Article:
Photo 1. Dr Zulfikar Yurnaidi, Manager of MPP of ACE handed over the printed AEO7 book to Dr Yao Lixia, Senior Fellow at ESI
Enhancing the comprehension of academies in ASEAN regarding the 7th ASEAN Energy Outlook (AEO7) holds importance in fostering a sense of ownership towards the report. This was stated by Dr Zulfikar Yurnaidi, Manager of Energy Modelling and Policy Planning (MPP) at the ASEAN Centre for Energy (ACE), in his welcoming remarks on the AEO7 Dissemination to the National University of Singapore (NUS). Moreover, Dr Yao Lixia, Senior Research Fellow at Energy Studies Institute (ESI), expressed her gratitude for the ACE visitation to share knowledge about the energy landscape in the region.
This event is part of ACE’s continual activity for public engagement of AEO7 dissemination. The dissemination was concurrently conducted to promulgate other ACE studies relevant to the AEO7 findings on “Investments and Measures for Clean Energy and Power Sector Resilience in ASEAN.”
Dr Yao Lixia walked the participants through the discourse on Singapore’s energy policy and ESI support towards the country’s energy agenda. Meanwhile, Dr Zulfikar Yurnaidi introduced the ASEAN Energy Outlook, particularly its role in complementing the regional energy blueprint. He also shared how ACE gathered and processed the data to be developed into an outlook. In his presentation, he highlighted the recent edition of the AEO, which encompasses four scenarios in analysing the historical and projected data from 2005-2050 and modelling approaches used in the study.
Followed by a presentation on AEO7 modelling findings, Ms Amira Bilqis, an Analyst of MPP of ACE, explained that the energy demand and supply are expected to increase sharply by 2050. Amidst the high pressure on energy security, AEO7 projected that ASEAN would become a net importer of natural gas and coal, assuming the continuous utilisation of fossil fuels. Under the ASEAN Plan of Action for Energy Cooperation, the region has set targets to reach 23% renewable energy share in the total primary energy supply, but it only attained 14.2% in 2020. Ms Amira also elaborated on energy-food-land nexus findings, which sparked discussion over the biofuel land requirement.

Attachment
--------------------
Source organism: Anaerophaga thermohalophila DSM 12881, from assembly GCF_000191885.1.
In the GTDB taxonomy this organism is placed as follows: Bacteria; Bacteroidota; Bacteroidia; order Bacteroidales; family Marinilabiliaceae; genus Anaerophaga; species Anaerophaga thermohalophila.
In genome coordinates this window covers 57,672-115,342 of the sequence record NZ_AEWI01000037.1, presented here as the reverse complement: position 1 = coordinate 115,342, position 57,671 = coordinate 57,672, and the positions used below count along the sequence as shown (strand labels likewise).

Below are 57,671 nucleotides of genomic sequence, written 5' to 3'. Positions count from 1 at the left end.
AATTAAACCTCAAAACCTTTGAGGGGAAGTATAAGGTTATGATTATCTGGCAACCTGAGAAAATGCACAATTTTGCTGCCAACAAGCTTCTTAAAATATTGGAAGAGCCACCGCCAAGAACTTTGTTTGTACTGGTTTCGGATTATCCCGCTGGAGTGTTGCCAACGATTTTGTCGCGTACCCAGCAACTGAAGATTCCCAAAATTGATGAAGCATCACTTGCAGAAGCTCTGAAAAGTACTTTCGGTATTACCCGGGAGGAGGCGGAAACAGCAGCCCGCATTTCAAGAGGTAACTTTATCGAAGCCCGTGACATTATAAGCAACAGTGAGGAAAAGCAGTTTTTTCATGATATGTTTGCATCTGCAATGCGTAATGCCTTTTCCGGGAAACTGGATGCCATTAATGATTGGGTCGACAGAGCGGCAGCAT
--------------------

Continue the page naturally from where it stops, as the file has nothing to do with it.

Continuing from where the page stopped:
In the next agenda, Ms Rika Safrina, Senior Analyst of MPP of ACE, disclosed ACE’s recent study on the ASEAN energy transition investments, supported by the Energy Foundation China. According to the AEO7, the total required investment from 2021-2050 is expected to be USD 1,070 billion, but the region has limited public finance, which dominates its current financial source of clean energy investment. The ASEAN Member States have different progress in terms of clean energy targets and finance, thereby, the study proposed a Roadmap with several pathways to determine the most concerning issues in the respective country to build their capacity to attract more investments in the low-carbon sector.
Photo 2. Participants from the AEO7 dissemination at NUS include lead researchers from different clusters
Upon the end of this event, the seminar conducted a question and answer session, which curated an insightful discussion on biofuel and its recommendation for ASEAN to improve the upcoming AEO. Through this dissemination, ACE also hopes for close cooperation with NUS in the future.